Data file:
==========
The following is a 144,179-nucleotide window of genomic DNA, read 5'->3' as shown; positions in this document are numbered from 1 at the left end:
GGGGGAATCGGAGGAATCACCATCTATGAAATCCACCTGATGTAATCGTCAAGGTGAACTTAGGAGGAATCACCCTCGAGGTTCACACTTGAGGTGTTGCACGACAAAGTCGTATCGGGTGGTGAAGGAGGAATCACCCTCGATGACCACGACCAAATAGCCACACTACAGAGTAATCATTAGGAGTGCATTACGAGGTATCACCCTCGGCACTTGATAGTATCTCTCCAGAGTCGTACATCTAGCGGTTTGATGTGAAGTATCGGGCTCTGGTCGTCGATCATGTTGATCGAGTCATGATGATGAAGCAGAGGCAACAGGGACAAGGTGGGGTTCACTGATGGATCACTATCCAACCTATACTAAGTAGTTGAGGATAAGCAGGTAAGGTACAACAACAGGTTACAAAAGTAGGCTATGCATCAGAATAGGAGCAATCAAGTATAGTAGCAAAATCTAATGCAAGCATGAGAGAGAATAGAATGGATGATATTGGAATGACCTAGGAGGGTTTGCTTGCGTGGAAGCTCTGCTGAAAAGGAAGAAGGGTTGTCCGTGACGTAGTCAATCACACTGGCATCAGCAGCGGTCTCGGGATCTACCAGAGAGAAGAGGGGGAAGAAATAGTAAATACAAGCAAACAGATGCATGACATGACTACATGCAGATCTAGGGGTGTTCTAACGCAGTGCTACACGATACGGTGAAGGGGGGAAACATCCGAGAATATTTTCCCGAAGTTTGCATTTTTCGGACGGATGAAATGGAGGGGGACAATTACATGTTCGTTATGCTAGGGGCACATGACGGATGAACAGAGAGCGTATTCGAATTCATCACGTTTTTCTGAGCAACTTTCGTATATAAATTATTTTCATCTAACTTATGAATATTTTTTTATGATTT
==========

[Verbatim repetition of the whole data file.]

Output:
The following is a 144,179-nucleotide window of genomic DNA, read 5'->3' as shown; positions in this document are numbered from 1 at the left end:
GGGGGAATCGGAGGAATCACCATCTATGAAATCCACCTGATGTAATCGTCAAGGTGAACTTAGGAGGAATCACCCTCGAGGTTCACACTTGAGGTGTTGCACGACAAAGTCGTATCGGGTGGTGAAGGAGGAATCACCCTCGATGACCACGACCAAATAGCCACACTACAGAGTAATCATTAGGAGTGCATTACGAGGTATCACCCTCGGCACTTGATAGTATCTCTCCAGAGTCGTACATCTAGCGGTTTGATGTGAAGTATCGGGCTCTGGTCGTCGATCATGTTGATCGAGTCATGATGATGAAGCAGAGGCAACAGGGACAAGGTGGGGTTCACTGATGGATCACTATCCAACCTATACTAAGTAGTTGAGGATAAGCAGGTAAGGTACAACAACAGGTTACAAAAGTAGGCTATGCATCAGAATAGGAGCAATCAAGTATAGTAGCAAAATCTAATGCAAGCATGAGAGAGAATAGAATGGATGATATTGGAATGACCTAGGAGGGTTTGCTTGCGTGGAAGCTCTGCTGAAAAGGAAGAAGGGTTGTCCGTGACGTAGTCAATCACACTGGCATCAGCAGCGGTCTCGGGATCTACCAGAGAGAAGAGGGGGAAGAAATAGTAAATACAAGCAAACAGATGCATGACATGACTACATGCAGATCTAGGGGTGTTCTAACGCAGTGCTACACGATACGGTGAAGGGGGGAAACATCCGAGAATATTTTCCCGAAGTTTGCATTTTTCGGACGGATGAAATGGAGGGGGACAATTACATGTTCGTTATGCTAGGGGCACATGACGGATGAACAGAGAGCGTATTCGAATTCATCACGTTTTTCTGAGCAACTTTCGTATATAAATTATTTTCATCTAACTTATGAATATTTTTTTATGATTT